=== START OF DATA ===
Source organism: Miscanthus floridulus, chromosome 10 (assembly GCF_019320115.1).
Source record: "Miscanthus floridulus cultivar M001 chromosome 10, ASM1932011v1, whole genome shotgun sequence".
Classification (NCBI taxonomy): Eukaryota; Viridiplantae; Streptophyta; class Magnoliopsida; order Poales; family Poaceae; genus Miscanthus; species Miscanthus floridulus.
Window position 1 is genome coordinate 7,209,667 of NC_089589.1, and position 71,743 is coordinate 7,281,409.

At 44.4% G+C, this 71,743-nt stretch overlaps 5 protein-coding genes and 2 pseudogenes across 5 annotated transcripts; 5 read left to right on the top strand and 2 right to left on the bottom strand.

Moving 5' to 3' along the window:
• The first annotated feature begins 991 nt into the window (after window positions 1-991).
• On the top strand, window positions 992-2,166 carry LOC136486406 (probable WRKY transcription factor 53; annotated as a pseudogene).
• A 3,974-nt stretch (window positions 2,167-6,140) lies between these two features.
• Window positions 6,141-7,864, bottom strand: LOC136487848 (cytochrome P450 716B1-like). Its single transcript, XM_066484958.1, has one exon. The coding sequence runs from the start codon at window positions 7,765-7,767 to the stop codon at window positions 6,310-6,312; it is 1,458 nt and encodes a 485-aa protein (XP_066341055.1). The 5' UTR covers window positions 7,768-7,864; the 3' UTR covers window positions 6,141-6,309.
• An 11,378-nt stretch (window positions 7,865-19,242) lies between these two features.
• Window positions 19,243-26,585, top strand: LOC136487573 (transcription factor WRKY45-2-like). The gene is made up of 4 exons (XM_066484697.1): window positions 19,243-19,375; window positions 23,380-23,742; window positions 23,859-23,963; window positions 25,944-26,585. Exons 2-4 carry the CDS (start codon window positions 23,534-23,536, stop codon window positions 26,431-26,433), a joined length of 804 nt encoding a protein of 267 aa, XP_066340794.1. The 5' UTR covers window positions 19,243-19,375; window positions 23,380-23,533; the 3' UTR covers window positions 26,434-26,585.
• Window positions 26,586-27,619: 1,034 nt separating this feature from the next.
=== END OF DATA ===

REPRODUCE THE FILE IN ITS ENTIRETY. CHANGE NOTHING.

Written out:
Source organism: Miscanthus floridulus, chromosome 10 (assembly GCF_019320115.1).
Source record: "Miscanthus floridulus cultivar M001 chromosome 10, ASM1932011v1, whole genome shotgun sequence".
Classification (NCBI taxonomy): Eukaryota; Viridiplantae; Streptophyta; class Magnoliopsida; order Poales; family Poaceae; genus Miscanthus; species Miscanthus floridulus.
Window position 1 is genome coordinate 7,209,667 of NC_089589.1, and position 71,743 is coordinate 7,281,409.

At 44.4% G+C, this 71,743-nt stretch overlaps 5 protein-coding genes and 2 pseudogenes across 5 annotated transcripts; 5 read left to right on the top strand and 2 right to left on the bottom strand.

Moving 5' to 3' along the window:
• The first annotated feature begins 991 nt into the window (after window positions 1-991).
• On the top strand, window positions 992-2,166 carry LOC136486406 (probable WRKY transcription factor 53; annotated as a pseudogene).
• A 3,974-nt stretch (window positions 2,167-6,140) lies between these two features.
• Window positions 6,141-7,864, bottom strand: LOC136487848 (cytochrome P450 716B1-like). Its single transcript, XM_066484958.1, has one exon. The coding sequence runs from the start codon at window positions 7,765-7,767 to the stop codon at window positions 6,310-6,312; it is 1,458 nt and encodes a 485-aa protein (XP_066341055.1). The 5' UTR covers window positions 7,768-7,864; the 3' UTR covers window positions 6,141-6,309.
• An 11,378-nt stretch (window positions 7,865-19,242) lies between these two features.
• Window positions 19,243-26,585, top strand: LOC136487573 (transcription factor WRKY45-2-like). The gene is made up of 4 exons (XM_066484697.1): window positions 19,243-19,375; window positions 23,380-23,742; window positions 23,859-23,963; window positions 25,944-26,585. Exons 2-4 carry the CDS (start codon window positions 23,534-23,536, stop codon window positions 26,431-26,433), a joined length of 804 nt encoding a protein of 267 aa, XP_066340794.1. The 5' UTR covers window positions 19,243-19,375; window positions 23,380-23,533; the 3' UTR covers window positions 26,434-26,585.
• Window positions 26,586-27,619: 1,034 nt separating this feature from the next.